Various murine models have been developed to explore the relationship between aSyn overexpression and mutations in the GBA1 gene. In 2014, Fishbein et al. crossed a heterozygous GBA1 L444P mouse with a model overexpressing wild-type (WT) or A53T mutant human aSyn. These double transgenic lines displayed a further decrease in GCase protein and activity as compared to the single transgenic lines (Fishbein et al., 2014). In addition, the motor phenotypes in the aSyn overexpression lines were exacerbated by the GBA1 L444P mutation. With regard to aSyn expression and pathology, however, results were method/region dependent as immunostaining showed an increase in total and phosphorylated Ser129 (pS129) aSyn levels in the hippocampus of the double transgenic line, whereas western blotting of whole brain homogenate showed no change (Fishbein et al., 2014). Similarly, Taguchi et al. (2017) generated GBA1 L444P and N370S lines and crossed these lines with a mouse model overexpressing the A30P mutant human aSyn. In this case, the relationship between GBA1 mutations and aSyn was more subtle, with no worsening of the motor defects and pS129 aSyn pathology being present only in the line carrying the human A30P aSyn plus heterozygous GBA1 L444P mutation and knockout of the other GBA1 allele (Taguchi et al., 2017). Migdalska-Richards et al. (2017) reported similar findings through the overexpression of human aSyn in the heterozygous GBA1 L444P mouse using an aSyn-expressing viral vector. Although the authors' reported loss of dopaminergic neurons was more severe in the GBA1 L444P model as compared to WT mice, pS129 aSyn pathology and dopaminergic signaling were not exacerbated by the GBA1 mutation (Migdalska-Richards et al., 2017). Kim et al. in 2018 crossed a GBA1 D409H model with an A53T human aSyn overexpression mouse. In this double transgenic line, the presence of aSyn overexpression further exacerbated the reduction of GCase activity in the midbrain, led to greater accumulation of the GCase substrate glucosylceramide (GlcCer) and increased levels of total aSyn. The double transgenic model also displayed nigrostriatal degeneration, motor deficits, aSyn aggregation and inflammation in the substantia nigra pars compacta (SNpc; Kim et al., 2018). Finally, Migdalska-Richards et al. (2020) injected aSyn preformed fibrils (PFFs) into the striatum of WT and heterozygous GBA1 L444P mice and saw slight increases in pS129 aSyn pathology at 4 months post-injection in the GBA1 L444P mice compared to WT mice. Taken together, these models illustrate a pathological relationship between aSyn and GCase, but to differing degrees depending on the model.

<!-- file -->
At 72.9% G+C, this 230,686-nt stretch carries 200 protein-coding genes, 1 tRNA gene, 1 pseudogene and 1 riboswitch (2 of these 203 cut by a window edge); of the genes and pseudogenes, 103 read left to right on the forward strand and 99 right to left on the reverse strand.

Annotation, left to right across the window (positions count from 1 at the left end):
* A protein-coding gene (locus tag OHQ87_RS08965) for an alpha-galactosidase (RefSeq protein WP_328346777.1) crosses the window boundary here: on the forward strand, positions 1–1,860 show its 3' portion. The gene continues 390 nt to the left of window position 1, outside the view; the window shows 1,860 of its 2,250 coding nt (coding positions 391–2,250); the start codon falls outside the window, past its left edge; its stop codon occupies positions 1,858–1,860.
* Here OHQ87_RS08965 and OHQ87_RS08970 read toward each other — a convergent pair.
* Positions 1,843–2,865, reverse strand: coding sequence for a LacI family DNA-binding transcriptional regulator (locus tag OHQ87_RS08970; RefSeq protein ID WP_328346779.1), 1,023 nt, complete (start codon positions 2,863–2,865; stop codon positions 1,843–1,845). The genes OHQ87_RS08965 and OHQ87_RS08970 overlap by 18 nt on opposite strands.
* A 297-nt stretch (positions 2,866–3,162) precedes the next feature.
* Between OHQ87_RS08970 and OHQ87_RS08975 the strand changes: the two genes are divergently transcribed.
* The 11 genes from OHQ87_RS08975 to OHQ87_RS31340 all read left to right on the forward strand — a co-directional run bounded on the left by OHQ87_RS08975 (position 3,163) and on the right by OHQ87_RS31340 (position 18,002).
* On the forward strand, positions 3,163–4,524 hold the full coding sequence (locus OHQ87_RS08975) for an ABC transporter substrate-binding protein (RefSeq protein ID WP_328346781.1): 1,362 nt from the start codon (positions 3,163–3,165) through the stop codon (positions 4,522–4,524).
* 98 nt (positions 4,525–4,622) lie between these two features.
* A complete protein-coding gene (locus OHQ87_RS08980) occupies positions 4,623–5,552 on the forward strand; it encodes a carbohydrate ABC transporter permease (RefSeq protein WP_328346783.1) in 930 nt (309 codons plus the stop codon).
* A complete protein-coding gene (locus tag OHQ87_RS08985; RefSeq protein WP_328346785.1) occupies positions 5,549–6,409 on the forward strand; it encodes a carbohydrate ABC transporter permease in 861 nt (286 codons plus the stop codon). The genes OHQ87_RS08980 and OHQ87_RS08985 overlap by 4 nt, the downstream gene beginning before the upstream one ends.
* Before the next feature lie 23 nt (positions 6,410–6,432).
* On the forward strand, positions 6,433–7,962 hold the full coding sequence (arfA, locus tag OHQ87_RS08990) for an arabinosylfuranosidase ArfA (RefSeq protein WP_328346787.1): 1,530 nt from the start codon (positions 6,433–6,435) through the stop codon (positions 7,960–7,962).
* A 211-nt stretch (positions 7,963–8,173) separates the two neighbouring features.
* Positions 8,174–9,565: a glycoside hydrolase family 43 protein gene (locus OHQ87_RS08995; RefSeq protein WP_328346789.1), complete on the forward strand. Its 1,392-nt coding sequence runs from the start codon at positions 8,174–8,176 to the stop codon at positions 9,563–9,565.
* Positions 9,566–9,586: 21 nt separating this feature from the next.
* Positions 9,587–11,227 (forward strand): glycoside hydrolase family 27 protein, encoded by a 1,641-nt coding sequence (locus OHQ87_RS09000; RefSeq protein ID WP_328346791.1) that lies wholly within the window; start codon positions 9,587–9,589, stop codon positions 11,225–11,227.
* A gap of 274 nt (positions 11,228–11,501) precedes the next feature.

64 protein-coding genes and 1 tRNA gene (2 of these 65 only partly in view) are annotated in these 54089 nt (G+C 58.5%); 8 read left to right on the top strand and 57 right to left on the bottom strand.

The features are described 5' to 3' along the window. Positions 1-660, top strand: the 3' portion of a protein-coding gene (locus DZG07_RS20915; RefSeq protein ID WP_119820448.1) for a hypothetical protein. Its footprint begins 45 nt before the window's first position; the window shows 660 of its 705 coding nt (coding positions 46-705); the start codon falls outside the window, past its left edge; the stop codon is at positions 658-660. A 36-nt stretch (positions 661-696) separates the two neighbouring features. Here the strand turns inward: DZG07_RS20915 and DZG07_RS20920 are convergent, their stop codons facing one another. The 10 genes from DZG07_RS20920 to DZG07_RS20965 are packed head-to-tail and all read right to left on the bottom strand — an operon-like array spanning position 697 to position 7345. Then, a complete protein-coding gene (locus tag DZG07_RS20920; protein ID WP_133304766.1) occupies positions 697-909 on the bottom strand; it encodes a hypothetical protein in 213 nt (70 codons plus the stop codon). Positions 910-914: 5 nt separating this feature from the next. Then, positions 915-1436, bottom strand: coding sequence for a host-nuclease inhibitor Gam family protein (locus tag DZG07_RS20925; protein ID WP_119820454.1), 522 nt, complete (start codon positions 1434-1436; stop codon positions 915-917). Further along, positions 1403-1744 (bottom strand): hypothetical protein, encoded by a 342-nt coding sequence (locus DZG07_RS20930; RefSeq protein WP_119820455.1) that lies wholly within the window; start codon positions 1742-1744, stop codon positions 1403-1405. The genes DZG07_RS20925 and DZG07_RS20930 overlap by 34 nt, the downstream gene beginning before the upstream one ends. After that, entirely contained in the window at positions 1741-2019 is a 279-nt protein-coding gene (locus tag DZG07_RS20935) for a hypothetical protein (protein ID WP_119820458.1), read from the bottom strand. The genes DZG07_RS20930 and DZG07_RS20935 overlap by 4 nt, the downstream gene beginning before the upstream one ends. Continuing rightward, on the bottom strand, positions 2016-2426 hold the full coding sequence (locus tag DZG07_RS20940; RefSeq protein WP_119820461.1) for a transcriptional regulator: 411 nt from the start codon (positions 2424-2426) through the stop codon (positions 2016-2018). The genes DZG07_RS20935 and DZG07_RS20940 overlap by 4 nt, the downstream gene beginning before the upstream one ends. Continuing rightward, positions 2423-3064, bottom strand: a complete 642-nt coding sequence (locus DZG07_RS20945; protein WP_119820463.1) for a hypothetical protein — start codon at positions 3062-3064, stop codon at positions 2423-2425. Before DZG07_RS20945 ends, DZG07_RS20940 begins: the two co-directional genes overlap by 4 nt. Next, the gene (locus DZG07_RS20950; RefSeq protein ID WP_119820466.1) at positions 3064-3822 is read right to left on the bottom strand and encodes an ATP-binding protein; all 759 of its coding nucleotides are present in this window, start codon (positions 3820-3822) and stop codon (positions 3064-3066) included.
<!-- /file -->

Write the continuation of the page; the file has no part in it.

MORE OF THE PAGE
To investigate the impact of aSyn overexpression in a GBA1 D409V knock-in (KI) mouse model, we pursued two approaches in this study. First, we generated a new model expressing the homozygous GBA1 D409V mutation in the presence of WT human aSyn overexpression. Second, we injected aSyn PFFs into the striatum of the homozygous GBA1 D409V KI model to seed pathology in the endogenous murine aSyn protein. These strategies were pursued to determine whether the GBA1 D409V mutation worsened aSyn pathology and nigrostriatal degeneration in a constitutive aSyn overexpression model or a more aggressive, inducible model of aSyn pathology and nigrostriatal degeneration. The results of these studies are reported herein.